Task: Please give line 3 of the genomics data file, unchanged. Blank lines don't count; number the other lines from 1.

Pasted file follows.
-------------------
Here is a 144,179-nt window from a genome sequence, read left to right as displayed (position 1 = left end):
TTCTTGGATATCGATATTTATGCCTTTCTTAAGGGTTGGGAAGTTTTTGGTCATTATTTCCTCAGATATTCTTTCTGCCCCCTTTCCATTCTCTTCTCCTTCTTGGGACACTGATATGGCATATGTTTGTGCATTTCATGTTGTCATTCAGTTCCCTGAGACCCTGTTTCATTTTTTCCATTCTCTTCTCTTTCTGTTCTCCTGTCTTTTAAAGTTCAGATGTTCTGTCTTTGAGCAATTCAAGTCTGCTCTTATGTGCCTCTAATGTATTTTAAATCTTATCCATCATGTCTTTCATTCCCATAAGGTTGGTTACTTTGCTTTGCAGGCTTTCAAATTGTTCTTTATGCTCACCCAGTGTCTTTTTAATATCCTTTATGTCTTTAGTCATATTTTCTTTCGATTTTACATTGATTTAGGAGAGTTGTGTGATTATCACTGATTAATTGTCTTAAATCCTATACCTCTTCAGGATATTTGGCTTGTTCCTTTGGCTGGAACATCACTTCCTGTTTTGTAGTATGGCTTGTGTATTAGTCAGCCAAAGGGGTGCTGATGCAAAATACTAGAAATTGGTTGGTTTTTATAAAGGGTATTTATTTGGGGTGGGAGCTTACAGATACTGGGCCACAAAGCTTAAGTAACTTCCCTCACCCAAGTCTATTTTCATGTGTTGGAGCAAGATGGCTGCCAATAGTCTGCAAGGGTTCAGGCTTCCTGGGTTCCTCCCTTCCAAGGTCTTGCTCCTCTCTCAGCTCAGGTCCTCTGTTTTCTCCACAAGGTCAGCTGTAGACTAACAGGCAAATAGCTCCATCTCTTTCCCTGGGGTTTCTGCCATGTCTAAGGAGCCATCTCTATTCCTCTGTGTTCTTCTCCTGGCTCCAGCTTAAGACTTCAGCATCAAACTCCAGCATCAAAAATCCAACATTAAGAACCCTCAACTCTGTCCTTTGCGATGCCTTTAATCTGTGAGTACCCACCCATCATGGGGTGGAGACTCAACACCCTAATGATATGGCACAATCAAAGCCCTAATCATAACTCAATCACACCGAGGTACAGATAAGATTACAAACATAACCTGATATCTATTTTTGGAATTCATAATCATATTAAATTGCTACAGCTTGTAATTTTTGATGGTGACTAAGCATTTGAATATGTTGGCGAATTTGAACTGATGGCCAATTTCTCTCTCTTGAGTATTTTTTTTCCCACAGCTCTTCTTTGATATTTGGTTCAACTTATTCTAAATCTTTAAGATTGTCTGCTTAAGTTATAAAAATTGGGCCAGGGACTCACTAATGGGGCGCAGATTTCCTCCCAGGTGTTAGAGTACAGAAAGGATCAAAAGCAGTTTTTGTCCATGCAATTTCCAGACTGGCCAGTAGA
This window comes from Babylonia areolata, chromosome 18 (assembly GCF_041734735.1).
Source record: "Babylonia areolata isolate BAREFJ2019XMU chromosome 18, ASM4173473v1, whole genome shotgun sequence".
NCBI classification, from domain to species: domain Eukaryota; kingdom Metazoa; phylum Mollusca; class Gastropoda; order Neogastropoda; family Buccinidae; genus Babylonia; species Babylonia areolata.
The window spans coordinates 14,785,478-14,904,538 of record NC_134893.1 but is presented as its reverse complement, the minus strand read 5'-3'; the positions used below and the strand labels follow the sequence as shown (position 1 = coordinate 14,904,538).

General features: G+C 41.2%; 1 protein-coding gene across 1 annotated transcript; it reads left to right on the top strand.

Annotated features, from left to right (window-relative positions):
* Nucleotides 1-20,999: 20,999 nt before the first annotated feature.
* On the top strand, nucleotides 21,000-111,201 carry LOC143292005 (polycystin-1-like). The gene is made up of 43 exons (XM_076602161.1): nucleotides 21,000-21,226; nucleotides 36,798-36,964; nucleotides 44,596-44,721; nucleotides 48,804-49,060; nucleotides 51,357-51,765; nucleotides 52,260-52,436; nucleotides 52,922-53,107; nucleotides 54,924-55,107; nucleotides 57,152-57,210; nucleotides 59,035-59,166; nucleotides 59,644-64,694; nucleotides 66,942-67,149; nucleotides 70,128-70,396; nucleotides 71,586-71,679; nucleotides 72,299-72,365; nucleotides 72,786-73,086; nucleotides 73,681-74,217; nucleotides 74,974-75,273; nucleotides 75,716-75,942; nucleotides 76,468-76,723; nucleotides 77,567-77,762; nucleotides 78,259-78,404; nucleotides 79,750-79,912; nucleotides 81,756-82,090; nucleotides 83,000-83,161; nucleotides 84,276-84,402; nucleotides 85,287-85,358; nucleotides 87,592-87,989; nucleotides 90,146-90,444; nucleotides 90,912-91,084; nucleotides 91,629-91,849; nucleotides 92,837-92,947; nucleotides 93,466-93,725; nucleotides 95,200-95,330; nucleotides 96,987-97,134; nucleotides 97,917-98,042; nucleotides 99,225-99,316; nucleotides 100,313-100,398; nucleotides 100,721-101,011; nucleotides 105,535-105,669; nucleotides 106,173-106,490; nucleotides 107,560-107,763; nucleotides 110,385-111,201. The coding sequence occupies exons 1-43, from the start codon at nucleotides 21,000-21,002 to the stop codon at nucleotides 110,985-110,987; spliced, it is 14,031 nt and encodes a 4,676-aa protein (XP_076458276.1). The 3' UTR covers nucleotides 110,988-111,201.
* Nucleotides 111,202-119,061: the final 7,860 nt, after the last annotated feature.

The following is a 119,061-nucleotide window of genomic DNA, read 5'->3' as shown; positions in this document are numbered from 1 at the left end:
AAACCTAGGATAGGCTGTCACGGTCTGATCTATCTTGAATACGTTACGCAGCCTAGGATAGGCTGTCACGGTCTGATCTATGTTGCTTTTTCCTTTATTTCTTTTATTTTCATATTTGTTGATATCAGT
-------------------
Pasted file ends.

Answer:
This window comes from Babylonia areolata, chromosome 18 (assembly GCF_041734735.1).